Christopher McAuliffe is the founder of Accomplishment Coaching. In this interview we discuss Christopher’s journey into coaching, his vision to train over a thousand coaches, and his quest to design a coach training program of unparalleled quality. As the world around us transforms and the only reliable constant is a breath-taking pace of change, what role do coaches like play in society?
As we become increasingly enmeshed in the technology all around us — our phones, our tablets, human contact, dating, our hours of leisure — how do we break free? And while we drop the ball on facing this question, what kind of behavior are we modeling for our kids? Tech<br>eak founder Ali Maresh discusses what we can do to loosen the stranglehold that our devices have on our everyday lives.
Further reading Ali recommends:
"The Shallows" by Nick Carr - http://amzn.to/2ui5AEC
There's nothing more important than being true to your community, knowing how you fit in to your community, and what your responsibilities are to your community.
— Anka Lee
Anka Lee is a senior director at the Albright Stonebridge Group. In this interview we discuss how pivotal events like the Great Depression, the Vietnam War and the September 11th attacks have the power to shape the mindset of an entire generation. Questions we cover: What are the long-term policy implications of these formative events? How do different generations who see the world through very different eyes engage each other on the political stage? What does it mean to be an American?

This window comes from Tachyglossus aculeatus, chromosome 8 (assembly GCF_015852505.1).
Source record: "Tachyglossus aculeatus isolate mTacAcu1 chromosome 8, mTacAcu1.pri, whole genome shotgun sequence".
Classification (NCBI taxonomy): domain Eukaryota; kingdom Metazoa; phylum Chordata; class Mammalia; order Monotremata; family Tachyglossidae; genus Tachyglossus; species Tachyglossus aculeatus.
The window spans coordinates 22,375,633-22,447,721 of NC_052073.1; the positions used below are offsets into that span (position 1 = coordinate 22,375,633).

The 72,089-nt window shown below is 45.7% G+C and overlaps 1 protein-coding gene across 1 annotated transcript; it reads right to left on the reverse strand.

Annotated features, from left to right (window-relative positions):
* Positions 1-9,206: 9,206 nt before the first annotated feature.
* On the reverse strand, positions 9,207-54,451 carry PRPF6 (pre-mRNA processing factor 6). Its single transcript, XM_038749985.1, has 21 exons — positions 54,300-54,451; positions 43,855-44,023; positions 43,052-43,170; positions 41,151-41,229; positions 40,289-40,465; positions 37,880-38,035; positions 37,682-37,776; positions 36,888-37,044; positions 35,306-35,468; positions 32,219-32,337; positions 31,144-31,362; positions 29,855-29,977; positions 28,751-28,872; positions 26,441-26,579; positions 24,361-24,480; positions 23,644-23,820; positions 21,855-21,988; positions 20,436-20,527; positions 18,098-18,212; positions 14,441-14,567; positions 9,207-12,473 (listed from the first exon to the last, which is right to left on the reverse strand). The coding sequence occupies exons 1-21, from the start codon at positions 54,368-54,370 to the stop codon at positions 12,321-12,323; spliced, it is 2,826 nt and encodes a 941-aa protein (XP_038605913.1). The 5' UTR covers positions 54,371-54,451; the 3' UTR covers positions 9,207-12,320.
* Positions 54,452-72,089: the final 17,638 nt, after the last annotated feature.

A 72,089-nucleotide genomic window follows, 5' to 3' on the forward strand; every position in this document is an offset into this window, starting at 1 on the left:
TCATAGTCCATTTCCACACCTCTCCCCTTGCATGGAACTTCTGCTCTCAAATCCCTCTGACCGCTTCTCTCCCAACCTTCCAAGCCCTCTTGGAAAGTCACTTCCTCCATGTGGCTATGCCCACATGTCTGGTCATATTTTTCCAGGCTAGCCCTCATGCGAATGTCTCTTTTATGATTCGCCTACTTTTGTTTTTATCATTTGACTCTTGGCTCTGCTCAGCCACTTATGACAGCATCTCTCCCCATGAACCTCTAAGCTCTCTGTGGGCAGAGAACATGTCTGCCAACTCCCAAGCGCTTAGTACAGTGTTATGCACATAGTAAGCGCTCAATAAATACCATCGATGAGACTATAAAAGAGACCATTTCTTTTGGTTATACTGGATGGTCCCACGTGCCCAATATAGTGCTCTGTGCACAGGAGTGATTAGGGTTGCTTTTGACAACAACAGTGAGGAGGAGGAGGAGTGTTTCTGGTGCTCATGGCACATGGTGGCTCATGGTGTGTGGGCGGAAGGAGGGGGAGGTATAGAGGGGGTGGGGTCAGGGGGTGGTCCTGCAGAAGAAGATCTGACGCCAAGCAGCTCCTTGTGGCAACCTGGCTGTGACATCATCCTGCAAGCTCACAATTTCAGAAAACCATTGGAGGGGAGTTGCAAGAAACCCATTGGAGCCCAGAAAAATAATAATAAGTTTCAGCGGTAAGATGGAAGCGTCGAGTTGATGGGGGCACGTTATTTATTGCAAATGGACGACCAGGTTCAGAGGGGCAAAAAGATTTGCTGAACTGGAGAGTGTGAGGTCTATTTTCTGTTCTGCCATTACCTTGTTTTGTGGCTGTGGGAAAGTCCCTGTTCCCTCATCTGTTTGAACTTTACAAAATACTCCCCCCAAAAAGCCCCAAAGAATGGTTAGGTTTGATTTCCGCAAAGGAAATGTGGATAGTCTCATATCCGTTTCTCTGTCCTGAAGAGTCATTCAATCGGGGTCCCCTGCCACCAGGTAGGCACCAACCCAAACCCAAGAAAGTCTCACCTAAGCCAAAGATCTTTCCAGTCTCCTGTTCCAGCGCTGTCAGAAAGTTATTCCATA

Josh Friedlander is the head of research at the Recording Industry Association of America. In this interview we discuss shifts that the music industry has undergone in recent decades, including how new talent is identified, how sales have evolved from a strict ownership model to a more flexible model with an emphasis on access, and what jobs exist in music today
This conversation about music serves as a useful starting point to think about the accelerating rate of change in any industry that touches our lives daily in both obvious and imperceptible ways.
Today survival — peace, nonviolence — really depends not just on the internal communities you belong to but the communities we can form that are global communities.
— Justin Hefter
Ammoun Dissi and Justin Hefter discovered that people on opposite sides of the same conflict, in regional conflicts around the world, are more likely to be playing the same computer games than gamers in other parts of the world. Recognizing an opportunity to exploit this common ground their company Bandura Games develops cooperative gaming platforms that enable gamers who might otherwise view each other as enemies to come together as friends.
I have come to think that the word "Blockchain technology" is just a really great way to part an investor from his money.
— Adella Toulon-Foerster
There’s a lot of buzz these days about virtual currencies and Blockchain technology. How are we to approach this tide of monetary innovation? As the range of options we have to transmit monetary value continues to expand, legal professional Adella Toulon-Foerster urges us to be curious, to stay informed, and to become familiar with the everything that is out there.